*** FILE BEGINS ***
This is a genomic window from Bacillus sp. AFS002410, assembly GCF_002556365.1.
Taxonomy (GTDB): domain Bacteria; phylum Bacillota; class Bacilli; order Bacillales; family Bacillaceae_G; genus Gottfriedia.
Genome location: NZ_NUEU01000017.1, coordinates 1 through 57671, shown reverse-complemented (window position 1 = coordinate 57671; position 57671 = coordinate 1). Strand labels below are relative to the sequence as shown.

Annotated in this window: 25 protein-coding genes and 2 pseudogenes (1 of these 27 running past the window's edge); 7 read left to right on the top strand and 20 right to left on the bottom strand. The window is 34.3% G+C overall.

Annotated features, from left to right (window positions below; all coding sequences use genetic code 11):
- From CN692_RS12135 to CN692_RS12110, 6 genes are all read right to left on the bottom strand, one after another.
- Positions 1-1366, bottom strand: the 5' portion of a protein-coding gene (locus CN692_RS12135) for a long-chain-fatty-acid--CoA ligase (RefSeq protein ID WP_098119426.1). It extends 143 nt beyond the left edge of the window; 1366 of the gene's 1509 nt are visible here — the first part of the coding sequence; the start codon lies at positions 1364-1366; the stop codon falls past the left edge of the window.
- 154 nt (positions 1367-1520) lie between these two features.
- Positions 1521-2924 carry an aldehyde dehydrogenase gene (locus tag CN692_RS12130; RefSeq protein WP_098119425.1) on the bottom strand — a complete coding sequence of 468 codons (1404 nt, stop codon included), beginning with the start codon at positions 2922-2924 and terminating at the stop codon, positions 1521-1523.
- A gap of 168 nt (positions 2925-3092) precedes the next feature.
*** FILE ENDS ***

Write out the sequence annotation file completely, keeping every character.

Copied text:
This is a genomic window from Bacillus sp. AFS002410, assembly GCF_002556365.1.
Taxonomy (GTDB): domain Bacteria; phylum Bacillota; class Bacilli; order Bacillales; family Bacillaceae_G; genus Gottfriedia.
Genome location: NZ_NUEU01000017.1, coordinates 1 through 57671, shown reverse-complemented (window position 1 = coordinate 57671; position 57671 = coordinate 1). Strand labels below are relative to the sequence as shown.

Annotated in this window: 25 protein-coding genes and 2 pseudogenes (1 of these 27 running past the window's edge); 7 read left to right on the top strand and 20 right to left on the bottom strand. The window is 34.3% G+C overall.

Annotated features, from left to right (window positions below; all coding sequences use genetic code 11):
- From CN692_RS12135 to CN692_RS12110, 6 genes are all read right to left on the bottom strand, one after another.
- Positions 1-1366, bottom strand: the 5' portion of a protein-coding gene (locus CN692_RS12135) for a long-chain-fatty-acid--CoA ligase (RefSeq protein ID WP_098119426.1). It extends 143 nt beyond the left edge of the window; 1366 of the gene's 1509 nt are visible here — the first part of the coding sequence; the start codon lies at positions 1364-1366; the stop codon falls past the left edge of the window.
- 154 nt (positions 1367-1520) lie between these two features.
- Positions 1521-2924 carry an aldehyde dehydrogenase gene (locus tag CN692_RS12130; RefSeq protein WP_098119425.1) on the bottom strand — a complete coding sequence of 468 codons (1404 nt, stop codon included), beginning with the start codon at positions 2922-2924 and terminating at the stop codon, positions 1521-1523.
- A gap of 168 nt (positions 2925-3092) precedes the next feature.